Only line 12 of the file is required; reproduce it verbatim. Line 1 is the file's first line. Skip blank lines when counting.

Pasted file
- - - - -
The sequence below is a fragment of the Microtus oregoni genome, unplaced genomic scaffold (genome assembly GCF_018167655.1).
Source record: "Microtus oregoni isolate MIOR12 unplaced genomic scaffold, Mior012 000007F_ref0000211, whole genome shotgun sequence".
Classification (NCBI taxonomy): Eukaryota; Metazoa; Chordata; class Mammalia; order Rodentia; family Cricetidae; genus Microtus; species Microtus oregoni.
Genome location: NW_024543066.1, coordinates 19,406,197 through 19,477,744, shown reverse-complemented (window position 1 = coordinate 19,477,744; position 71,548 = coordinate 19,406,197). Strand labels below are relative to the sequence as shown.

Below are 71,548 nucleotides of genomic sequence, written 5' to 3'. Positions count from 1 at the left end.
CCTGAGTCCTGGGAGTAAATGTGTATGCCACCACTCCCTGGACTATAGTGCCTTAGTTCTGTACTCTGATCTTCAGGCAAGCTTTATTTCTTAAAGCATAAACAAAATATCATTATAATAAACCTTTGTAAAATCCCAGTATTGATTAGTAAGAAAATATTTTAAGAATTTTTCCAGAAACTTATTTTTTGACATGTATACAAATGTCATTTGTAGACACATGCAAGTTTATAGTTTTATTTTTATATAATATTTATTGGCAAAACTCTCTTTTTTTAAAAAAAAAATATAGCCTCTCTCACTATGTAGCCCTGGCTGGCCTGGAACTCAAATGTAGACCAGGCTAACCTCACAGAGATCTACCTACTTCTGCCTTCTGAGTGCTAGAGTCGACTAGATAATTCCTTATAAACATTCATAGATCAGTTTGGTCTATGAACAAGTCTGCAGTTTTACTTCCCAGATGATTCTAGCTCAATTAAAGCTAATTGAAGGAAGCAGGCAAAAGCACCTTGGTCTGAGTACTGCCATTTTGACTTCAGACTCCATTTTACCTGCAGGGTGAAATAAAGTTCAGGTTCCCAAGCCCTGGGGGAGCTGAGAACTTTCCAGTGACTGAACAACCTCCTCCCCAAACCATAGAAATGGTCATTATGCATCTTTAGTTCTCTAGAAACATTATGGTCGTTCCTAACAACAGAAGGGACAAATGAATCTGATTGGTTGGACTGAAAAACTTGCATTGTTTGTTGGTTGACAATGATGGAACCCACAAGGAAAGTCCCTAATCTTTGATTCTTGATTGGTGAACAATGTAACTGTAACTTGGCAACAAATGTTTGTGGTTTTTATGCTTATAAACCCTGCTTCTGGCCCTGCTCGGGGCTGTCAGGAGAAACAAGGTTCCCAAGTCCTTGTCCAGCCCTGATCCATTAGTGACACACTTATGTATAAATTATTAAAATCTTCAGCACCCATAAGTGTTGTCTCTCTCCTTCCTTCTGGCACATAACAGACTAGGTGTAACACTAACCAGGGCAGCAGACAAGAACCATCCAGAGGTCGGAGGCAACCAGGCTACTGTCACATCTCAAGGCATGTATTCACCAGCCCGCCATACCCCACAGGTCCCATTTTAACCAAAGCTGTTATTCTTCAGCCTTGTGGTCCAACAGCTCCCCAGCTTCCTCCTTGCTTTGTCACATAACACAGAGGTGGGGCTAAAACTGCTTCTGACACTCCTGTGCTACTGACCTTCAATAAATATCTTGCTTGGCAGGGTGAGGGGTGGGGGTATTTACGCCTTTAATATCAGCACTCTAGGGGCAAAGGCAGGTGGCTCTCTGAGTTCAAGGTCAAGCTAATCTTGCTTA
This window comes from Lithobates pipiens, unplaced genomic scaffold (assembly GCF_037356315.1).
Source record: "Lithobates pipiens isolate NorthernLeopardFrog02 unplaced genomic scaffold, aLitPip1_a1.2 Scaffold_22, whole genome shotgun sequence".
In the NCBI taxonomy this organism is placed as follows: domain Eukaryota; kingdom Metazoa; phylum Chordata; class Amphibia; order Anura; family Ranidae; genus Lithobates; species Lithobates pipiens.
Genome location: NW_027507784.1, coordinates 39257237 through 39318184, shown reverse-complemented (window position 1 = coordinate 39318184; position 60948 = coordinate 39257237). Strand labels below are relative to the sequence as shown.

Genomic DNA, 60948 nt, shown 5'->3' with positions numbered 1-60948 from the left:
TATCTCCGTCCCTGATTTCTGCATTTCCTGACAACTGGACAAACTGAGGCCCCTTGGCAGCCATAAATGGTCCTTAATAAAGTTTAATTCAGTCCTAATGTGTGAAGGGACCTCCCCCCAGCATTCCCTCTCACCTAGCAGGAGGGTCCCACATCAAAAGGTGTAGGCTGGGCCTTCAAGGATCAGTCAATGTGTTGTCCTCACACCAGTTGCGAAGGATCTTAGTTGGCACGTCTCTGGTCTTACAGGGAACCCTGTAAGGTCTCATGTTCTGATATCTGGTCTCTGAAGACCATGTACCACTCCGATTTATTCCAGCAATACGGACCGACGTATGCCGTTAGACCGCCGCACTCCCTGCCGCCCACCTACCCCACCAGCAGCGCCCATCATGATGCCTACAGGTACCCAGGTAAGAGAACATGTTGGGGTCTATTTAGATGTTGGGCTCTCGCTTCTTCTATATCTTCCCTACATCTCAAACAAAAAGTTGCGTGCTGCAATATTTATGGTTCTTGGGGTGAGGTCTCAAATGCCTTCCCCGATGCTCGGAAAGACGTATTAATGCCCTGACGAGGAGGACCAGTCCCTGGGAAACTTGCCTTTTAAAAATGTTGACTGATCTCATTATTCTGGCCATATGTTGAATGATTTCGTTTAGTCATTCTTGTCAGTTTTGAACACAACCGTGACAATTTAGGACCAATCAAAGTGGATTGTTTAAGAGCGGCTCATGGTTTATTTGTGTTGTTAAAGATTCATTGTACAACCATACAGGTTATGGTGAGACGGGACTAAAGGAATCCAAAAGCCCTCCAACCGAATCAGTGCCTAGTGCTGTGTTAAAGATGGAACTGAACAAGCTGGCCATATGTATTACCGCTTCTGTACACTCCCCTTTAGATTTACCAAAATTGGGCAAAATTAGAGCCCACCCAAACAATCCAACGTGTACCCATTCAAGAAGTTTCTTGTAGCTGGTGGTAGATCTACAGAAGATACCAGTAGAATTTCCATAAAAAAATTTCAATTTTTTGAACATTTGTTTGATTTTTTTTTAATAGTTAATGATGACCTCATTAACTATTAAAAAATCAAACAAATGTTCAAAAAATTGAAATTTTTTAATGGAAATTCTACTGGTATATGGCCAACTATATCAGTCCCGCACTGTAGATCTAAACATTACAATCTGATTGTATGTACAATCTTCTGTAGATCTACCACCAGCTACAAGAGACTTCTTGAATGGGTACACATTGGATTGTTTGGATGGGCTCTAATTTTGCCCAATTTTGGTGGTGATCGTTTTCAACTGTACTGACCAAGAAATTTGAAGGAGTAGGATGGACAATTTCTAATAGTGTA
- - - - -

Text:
TATCTCCGTCCCTGATTTCTGCATTTCCTGACAACTGGACAAACTGAGGCCCCTTGGCAGCCATAAATGGTCCTTAATAAAGTTTAATTCAGTCCTAATGTGTGAAGGGACCTCCCCCCAGCATTCCCTCTCACCTAGCAGGAGGGTCCCACATCAAAAGGTGTAGGCTGGGCCTTCAAGGATCAGTCAATGTGTTGTCCTCACACCAGTTGCGAAGGATCTTAGTTGGCACGTCTCTGGTCTTACAGGGAACCCTGTAAGGTCTCATGTTCTGATATCTGGTCTCTGAAGACCATGTACCACTCCGATTTATTCCAGCAATACGGACCGACGTATGCCGTTAGACCGCCGCACTCCCTGCCGCCCACCTACCCCACCAGCAGCGCCCATCATGATGCCTACAGGTACCCAGGTAAGAGAACATGTTGGGGTCTATTTAGATGTTGGGCTCTCGCTTCTTCTATATCTTCCCTACATCTCAAACAAAAAGTTGCGTGCTGCAATATTTATGGTTCTTGGGGTGAGGTCTCAAATGCCTTCCCCGATGCTCGGAAAGACGTATTAATGCCCTGACGAGGAGGACCAGTCCCTGGGAAACTTGCCTTTTAAAAATGTTGACTGATCTCATTATTCTGGCCATATGTTGAATGATTTCGTTTAGTCATTCTTGTCAGTTTTGAACACAACCGTGACAATTTAGGACCAATCAAAGTGGATTGTTTAAGAGCGGCTCATGGTTTATTTGTGTTGTTAAAGATTCATTGTACAACCATACAGGTTATGGTGAGACGGGACTAAAGGAATCCAAAAGCCCTCCAACCGAATCAGTGCCTAGTGCTGTGTTAAAGATGGAACTGAACAAGCTGGCCATATGTATTACCGCTTCTGTACACTCCCCTTTAGATTTACCAAAATTGGGCAAAATTAGAGCCCACCCAAACAATCCAACGTGTACCCATTCAAGAAGTTTCTTGTAGCTGGTGGTAGATCTACAGAAGATACCAGTAGAATTTCCATAAAAAAATTTCAATTTTTTGAACATTTGTTTGATTTTTTTTTAATAGTTAATGATGACCTCATTAACTATTAAAAAATCAAACAAATGTTCAAAAAATTGAAATTTTTTAATGGAAATTCTACTGGTATATGGCCAACTATATCAGTCCCGCACTGTAGATCTAAACATTACAATCTGATTGTATGTACAATCTTCTGTAGATCTACCACCAGCTACAAGAGACTTCTTGAATGGGTACACATTGGATTGTTTGGATGGGCTCTAATTTTGCCCAATTTTGGTGGTGATCGTTTTCAACTGTACTGACCAAGAAATTTGAAGGAGTAGGATGGACAATTTCTAATAGTGTA